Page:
Pinocchio with a twist written by Beverley Beveridge

Date 4th February 2017
Society Benenden Players
Venue Benenden Village Hall
Type of Production Pantomime
Director Beverley Beveridge
Musical Director Graham Beveridge
Choreographer Fiona Boorman

Report

Author: Anne Lawson

Each years panto has had a slightly different twist on the norm this year being no exception. Beverley’s ideas are amazing using a basic story adding up-to-the-moment events and characters, terrific local leg-pulling, innuendo and audience participation and, this year, incorporating juvenile characters.

Alongside traditional Dame Mona, married to toy-maker Gepetto, Fairy Chardonnay, notable political figures and a larger than life Shrek - all ending up at Trumpo Towers! With mighty fairy powers dastardly Donny Trumpo was brought to justice, Pinocchio becomes a real boy after proving himself kind, honest and true. The twist was not the nose extension on Pinocchio’s fibbing but a varying amount of flatulence aided and abetted by Shrek giving a different slant on fracking!

The other half of the Beveridge dream team worked his musical magic, assisted by his band using many well-known pieces.  Added this year was the expertise of Fiona Boorman whose choreographed and well-rehearsed movement enhanced the aesthetics. The most attractive colourful A5 programme was designed by Cogent Partnership.  Content was interesting, with acknowledgements, easy to read and containing rehearsal clips - exuding fun throughout.  I am forwarding copies for the next NODA S E programme competition.

The H & S introduction came from competent and master of Italian English, Gepetto toy-maker aka Peter Ellis.  Accents were extended to Mona his wife (Ian Malaugh), a strong Scottish lilt from Shrek (Grant Matthews) and a fine, very Yorkshire fairy (Debbie Katis).  All well maintained throughout, not forgetting mincing butler Jeeves (Michael Patrick), all-American Donut Donny (Mark Reid) plus Mummy (Angela Patrick), ‘I er don’t know nothing’ servant Archie Bunch, plus terrific young politicians Theresa (Kitty Hind), Boris (Orla Morris), Jeremy, well understudied by Nigel (Roseanne Nicol), Hilary (Primrose Reid) with David (Hector Powell).

Each side of the stage stood giant wooden soldiers. Stage setting was beautiful, with delicate backdrops – sparkling gauzes, a very strong green swamp scene, interesting interiors including the toy shop, the grand opulent but tacky Trumpo Towers with bars for the prisoners, plus a suitable cage to hold such a monster. A beautiful flying star and finale musical note backdrop, magical. Lighting and special effects, perfect. Props including Pinocchio puppets, good movable counter, colourful throne, cot etc. Praise to the large team of assistants.  Sound was excellent throughout, well cued.  SM John Clarke was supported by his crew including willing parents.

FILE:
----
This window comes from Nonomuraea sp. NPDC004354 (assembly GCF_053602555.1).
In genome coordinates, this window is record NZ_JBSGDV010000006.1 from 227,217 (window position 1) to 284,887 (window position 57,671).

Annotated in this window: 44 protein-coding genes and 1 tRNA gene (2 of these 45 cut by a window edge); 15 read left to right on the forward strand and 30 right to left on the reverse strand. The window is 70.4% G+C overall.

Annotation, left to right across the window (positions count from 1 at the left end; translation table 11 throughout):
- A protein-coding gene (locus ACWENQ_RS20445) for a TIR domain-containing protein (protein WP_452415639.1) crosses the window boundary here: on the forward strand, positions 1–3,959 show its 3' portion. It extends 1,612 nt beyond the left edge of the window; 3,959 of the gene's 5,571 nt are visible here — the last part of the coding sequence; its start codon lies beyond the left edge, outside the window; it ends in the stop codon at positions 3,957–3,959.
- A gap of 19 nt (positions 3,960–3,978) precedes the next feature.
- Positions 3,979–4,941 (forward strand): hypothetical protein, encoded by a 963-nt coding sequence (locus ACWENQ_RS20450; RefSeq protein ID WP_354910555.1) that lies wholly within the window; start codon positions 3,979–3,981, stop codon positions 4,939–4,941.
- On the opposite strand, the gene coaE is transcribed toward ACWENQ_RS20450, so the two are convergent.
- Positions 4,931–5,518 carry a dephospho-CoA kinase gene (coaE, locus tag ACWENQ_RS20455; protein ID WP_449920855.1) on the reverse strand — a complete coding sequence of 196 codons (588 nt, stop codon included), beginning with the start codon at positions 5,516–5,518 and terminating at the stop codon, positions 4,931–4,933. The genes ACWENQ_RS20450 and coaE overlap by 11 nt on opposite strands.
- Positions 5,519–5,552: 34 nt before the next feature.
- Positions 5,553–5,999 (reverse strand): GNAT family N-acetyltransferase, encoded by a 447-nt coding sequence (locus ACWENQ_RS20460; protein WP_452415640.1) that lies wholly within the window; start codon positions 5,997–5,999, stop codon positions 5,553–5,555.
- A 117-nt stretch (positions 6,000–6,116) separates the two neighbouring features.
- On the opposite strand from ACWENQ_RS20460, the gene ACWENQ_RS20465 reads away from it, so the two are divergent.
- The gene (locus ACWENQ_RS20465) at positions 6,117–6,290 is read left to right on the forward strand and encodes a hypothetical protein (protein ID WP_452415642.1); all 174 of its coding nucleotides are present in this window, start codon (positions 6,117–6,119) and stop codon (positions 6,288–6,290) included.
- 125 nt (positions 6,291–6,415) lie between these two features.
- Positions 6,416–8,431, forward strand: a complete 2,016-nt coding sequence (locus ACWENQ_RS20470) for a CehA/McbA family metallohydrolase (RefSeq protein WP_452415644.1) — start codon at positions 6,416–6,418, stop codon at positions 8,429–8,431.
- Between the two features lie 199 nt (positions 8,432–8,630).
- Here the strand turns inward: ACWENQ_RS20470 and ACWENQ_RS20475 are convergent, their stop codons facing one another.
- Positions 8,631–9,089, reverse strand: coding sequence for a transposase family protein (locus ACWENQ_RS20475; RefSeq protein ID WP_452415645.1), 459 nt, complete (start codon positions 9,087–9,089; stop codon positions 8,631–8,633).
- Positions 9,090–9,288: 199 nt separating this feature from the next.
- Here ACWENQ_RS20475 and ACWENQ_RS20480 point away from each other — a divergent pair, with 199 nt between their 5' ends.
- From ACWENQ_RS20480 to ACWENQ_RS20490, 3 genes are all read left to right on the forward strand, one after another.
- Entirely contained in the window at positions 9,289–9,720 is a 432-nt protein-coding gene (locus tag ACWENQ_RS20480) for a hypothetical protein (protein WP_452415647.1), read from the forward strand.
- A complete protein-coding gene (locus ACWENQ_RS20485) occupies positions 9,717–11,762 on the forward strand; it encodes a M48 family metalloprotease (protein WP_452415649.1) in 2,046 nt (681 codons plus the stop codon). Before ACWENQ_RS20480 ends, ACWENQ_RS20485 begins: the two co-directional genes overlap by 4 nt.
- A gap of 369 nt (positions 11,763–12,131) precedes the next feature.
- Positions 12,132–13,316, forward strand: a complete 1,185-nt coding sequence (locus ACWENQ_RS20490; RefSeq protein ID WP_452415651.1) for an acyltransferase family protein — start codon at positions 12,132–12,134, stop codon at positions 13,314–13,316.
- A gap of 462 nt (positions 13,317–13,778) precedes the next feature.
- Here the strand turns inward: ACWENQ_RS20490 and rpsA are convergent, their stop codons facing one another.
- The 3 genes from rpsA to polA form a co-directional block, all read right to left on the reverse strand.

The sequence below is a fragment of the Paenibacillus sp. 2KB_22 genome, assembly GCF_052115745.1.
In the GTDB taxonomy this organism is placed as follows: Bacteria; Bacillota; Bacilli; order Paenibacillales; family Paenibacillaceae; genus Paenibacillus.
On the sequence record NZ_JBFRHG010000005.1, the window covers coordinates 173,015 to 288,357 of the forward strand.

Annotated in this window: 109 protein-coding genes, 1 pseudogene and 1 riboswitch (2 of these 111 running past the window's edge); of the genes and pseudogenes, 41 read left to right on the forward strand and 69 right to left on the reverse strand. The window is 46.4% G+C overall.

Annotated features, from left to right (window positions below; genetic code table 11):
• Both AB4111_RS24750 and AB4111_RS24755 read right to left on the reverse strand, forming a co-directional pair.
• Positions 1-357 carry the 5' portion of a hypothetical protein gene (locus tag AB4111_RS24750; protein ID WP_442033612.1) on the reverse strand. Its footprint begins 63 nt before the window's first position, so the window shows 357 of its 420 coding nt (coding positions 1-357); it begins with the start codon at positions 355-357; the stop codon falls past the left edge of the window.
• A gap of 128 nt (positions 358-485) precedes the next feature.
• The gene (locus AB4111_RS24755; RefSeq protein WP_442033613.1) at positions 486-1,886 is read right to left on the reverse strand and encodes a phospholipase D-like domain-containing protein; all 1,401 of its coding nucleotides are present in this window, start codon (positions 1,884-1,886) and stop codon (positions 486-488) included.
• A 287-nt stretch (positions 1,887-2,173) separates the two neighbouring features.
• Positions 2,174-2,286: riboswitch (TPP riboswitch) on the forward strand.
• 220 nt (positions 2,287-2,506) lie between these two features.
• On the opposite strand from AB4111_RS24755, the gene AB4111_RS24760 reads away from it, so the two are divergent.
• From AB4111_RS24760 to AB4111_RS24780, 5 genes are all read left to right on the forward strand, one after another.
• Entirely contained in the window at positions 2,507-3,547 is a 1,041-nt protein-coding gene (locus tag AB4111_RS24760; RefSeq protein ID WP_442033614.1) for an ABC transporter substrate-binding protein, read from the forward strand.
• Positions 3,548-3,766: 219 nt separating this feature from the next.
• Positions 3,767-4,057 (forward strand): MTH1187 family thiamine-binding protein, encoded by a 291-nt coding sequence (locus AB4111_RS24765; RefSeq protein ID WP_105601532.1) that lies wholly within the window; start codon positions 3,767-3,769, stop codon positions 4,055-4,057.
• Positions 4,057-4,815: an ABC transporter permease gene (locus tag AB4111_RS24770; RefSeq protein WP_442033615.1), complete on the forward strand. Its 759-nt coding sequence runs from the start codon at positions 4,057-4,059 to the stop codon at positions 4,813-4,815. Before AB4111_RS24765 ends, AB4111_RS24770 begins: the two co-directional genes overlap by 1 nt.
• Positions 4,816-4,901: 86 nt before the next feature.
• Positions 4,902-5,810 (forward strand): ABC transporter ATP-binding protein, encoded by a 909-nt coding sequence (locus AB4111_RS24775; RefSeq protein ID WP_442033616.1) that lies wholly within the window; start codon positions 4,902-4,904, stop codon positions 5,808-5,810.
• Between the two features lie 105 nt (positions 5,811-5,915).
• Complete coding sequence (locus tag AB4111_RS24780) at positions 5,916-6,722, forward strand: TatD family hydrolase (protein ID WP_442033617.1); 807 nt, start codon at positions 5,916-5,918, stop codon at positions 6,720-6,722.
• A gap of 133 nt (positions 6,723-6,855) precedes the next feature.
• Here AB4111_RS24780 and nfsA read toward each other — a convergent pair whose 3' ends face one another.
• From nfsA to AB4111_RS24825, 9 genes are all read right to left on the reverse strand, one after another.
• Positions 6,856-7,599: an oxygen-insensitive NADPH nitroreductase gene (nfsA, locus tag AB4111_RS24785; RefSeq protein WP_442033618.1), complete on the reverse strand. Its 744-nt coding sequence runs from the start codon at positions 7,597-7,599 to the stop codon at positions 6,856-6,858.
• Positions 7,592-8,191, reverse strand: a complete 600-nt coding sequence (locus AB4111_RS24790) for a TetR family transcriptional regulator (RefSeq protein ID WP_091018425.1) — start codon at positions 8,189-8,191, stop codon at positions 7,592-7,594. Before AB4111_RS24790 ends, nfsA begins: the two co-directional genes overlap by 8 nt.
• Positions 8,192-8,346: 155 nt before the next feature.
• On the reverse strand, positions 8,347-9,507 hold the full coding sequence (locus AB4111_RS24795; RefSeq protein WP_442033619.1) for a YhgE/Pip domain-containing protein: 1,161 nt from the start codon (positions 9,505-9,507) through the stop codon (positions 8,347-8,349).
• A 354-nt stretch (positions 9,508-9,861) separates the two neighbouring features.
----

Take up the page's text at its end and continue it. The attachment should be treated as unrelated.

Costumes, both challenging and many, were first class headed by Ruth Clarke together with Dee and Kath. Attention to detail throughout.  Dancers with flashing lights, pretty headdresses, wands, Pinocchio’s red shorts and then Gepetto’s too. Maroon & silver for the fairy, flamboyant Mona, Trumpo’s stars and stripes, tight red pants and cowboy boots, Mrs T in blue sequin gown.  Wigs to match characters.  I particularly liked Rosy Cheeks (Louise Clarke) in green tartan, sash and hair ribbon, singing her solo with aplomb.  Villagers spoke up well and wore national costume.  Excellent makeup and face painting. Good characterisation by bunnies.

Hard work paid off – a few ad libs added to the laughter. Creditable adult cast. A special mention of Katelyn Malaugh’s solid interpretation of Pinocchio as wooden puppet and ‘real boy’.  Named village children played by Tabby, Rosa, Sasha, and Billy worked very well together and gave confident performances.  Comic pairing of the two bugs, Lucy and Holly as Deathwatch and Woodworm with sound effects and expressive movements delightful. Chaperones too should have a pat on the back.  Singing was strong throughout while co-opted gentlemen of the audience took on the challenge of ‘My Way’ Dance movements well set and executed.